Stories of labour hire workers fearing their job security were heard at a round table meeting in Gladstone yesterday with Labor's Shadow Assistant Minister for workplace relations spokeswoman Lisa Chesters and the Labor candidate for Flynn, Zac Beers.
Stories of labour hire workers fearing their job security were heard at a round table meeting in Gladstone yesterday with Labor's Shadow Assistant Minister for workplace relations spokeswoman Lisa Chesters and the Labor candidate for Flynn, Zac Beers. Tegan Annett

Shadow Minister horrified by Gladstone workers' stories

HONEST and frank discussions with a small group of hi-vis workers and unionists will help form Australian Labor's reform of industrial laws to claw back control of labour hire practices.

Stories of labour hire workers fearing their job security, and getting paid less than workers employed directly by the employer, were heard at a round table meeting in Gladstone yesterday with Labor's workplace relations spokeswoman Lisa Chesters and the Labor candidate for Flynn, Zac Beers.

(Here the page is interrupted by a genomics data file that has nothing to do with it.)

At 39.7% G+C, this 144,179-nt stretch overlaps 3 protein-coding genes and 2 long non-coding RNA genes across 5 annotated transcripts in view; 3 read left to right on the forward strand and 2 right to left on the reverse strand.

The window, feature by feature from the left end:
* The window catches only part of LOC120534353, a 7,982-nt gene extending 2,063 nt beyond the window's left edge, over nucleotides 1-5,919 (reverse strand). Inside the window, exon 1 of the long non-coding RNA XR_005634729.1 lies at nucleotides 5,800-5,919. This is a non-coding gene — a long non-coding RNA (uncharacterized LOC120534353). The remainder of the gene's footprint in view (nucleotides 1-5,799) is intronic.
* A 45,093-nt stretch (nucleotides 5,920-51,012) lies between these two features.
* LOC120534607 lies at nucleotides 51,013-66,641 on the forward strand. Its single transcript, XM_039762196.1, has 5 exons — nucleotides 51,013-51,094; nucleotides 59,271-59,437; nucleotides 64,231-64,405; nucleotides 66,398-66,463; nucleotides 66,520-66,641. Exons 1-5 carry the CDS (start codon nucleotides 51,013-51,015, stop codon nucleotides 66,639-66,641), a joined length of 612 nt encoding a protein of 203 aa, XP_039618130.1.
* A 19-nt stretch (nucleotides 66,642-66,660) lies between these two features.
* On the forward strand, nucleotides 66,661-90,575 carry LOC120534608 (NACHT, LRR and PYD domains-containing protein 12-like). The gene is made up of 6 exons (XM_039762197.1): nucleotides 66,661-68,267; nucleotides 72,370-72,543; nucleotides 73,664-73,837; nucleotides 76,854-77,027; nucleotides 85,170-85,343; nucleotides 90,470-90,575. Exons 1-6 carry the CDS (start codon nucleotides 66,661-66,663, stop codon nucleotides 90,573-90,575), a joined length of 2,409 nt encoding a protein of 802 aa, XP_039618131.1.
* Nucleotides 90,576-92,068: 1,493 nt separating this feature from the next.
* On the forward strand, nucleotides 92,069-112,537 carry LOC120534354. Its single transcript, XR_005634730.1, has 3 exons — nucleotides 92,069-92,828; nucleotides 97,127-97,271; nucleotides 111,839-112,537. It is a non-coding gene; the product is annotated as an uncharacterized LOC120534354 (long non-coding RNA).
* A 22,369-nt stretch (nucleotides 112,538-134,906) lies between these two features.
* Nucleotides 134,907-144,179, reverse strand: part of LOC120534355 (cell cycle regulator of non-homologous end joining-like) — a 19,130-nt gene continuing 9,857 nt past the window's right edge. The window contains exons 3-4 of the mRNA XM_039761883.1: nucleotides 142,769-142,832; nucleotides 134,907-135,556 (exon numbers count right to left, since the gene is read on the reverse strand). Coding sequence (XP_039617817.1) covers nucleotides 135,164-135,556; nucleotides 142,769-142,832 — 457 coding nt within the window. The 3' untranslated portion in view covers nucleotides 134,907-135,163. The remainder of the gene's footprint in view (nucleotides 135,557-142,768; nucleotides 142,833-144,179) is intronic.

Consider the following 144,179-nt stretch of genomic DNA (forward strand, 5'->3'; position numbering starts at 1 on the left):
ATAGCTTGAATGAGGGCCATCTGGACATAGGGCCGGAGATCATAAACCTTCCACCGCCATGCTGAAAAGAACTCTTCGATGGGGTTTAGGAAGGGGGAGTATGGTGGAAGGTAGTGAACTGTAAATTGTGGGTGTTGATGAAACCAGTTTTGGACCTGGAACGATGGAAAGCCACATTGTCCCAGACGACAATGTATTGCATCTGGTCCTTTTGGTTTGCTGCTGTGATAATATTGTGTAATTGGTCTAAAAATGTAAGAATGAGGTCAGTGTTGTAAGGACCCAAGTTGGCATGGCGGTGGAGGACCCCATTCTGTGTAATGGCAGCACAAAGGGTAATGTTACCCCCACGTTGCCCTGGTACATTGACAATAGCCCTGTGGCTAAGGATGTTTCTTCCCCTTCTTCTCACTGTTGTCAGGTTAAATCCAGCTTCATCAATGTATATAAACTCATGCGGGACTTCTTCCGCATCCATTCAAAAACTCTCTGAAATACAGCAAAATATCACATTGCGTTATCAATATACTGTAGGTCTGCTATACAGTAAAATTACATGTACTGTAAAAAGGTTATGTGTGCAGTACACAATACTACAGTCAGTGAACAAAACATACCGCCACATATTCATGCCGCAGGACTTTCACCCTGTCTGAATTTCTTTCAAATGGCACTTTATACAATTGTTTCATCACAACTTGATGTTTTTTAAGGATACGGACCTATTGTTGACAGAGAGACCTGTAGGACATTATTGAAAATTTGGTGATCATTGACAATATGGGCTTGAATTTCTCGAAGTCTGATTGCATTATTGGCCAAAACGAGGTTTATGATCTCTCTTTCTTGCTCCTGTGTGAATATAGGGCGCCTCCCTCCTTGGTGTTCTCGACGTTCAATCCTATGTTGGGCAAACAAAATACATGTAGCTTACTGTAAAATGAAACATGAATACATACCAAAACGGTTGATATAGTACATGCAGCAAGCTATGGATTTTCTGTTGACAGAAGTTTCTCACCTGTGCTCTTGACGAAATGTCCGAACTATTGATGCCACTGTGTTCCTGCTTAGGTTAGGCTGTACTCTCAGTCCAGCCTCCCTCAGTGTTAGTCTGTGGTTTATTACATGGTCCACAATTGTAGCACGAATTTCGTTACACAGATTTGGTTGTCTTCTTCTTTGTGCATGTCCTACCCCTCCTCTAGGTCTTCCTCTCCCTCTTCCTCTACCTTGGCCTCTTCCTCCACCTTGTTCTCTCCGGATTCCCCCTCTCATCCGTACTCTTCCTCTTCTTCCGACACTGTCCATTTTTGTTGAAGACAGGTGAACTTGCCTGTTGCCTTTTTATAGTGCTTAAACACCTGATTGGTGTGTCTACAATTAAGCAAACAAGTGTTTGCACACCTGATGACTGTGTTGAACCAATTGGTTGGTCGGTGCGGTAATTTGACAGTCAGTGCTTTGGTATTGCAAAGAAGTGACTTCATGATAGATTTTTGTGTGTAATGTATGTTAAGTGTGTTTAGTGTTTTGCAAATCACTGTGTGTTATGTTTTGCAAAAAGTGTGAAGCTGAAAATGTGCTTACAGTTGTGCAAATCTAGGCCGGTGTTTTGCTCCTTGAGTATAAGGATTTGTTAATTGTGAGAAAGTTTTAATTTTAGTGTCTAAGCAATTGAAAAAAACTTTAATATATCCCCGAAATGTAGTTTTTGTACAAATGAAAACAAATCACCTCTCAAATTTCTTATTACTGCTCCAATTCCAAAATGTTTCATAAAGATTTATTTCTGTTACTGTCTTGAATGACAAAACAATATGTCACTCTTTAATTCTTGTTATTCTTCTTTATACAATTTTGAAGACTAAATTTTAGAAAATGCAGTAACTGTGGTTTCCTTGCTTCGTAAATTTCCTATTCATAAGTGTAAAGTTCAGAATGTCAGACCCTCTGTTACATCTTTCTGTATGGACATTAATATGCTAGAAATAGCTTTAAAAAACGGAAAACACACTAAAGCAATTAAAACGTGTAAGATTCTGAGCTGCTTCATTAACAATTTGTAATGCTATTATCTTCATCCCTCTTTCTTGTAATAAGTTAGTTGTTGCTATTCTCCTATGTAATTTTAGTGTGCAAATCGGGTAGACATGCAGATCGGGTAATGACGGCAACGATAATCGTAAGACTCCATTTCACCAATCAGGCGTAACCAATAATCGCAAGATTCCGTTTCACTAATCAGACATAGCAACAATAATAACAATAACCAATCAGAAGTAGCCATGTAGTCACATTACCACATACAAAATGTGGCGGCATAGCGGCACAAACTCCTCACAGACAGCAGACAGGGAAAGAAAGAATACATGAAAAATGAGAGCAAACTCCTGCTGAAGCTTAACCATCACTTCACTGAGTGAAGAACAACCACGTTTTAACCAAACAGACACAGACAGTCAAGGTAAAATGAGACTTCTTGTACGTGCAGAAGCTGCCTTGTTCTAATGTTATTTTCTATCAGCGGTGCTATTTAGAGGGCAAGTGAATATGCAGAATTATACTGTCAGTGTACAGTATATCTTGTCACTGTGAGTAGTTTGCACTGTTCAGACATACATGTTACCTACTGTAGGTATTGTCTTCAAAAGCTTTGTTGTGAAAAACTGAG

Ms Chesters, the fifth Labor politician to visit Gladstone since Mr Beers' endorsement last month, said she was horrified at what workers said was happening in Gladstone.

As part of a regional tour introducing a new website where workers can share their labour hire horror stories, Ms Chester said reform was desperately needed.

"Today I've heard from Gladstone workers that during large amounts of redundancies multinationals have rehired workers shortly after through labour hire," she said.

Ms Chesters suggested a change to the law to allow labour hire workers to argue unfair dismissal through the Fair Work Commission, as part of a slew of new rules to tackle the "scourge of unfair" practices.

"Labour hire arrangements are complex and as we learned today there are different ways companies use them," she said.

"We need a reform package that is genuine, supports people and encourages productivity."

Mr Beers said the labour hire practices had a broader impact on the community's sporting and not-for profit groups.

He also worried for younger workers who felt their only job prospects were through labour hire.

"We're seeing a significant downturn in a range of community and sporting areas because of precarious employment, workers are afraid they'll hurt themselves and not be able to go to work or miss a phone call and not learn about a shift," he said.

The most recent ABS data showed there were 23,500 labour hire workers in Queensland.

Workers can share their labour hire stories, anonymously if needed, on the new Australian Labor Party website.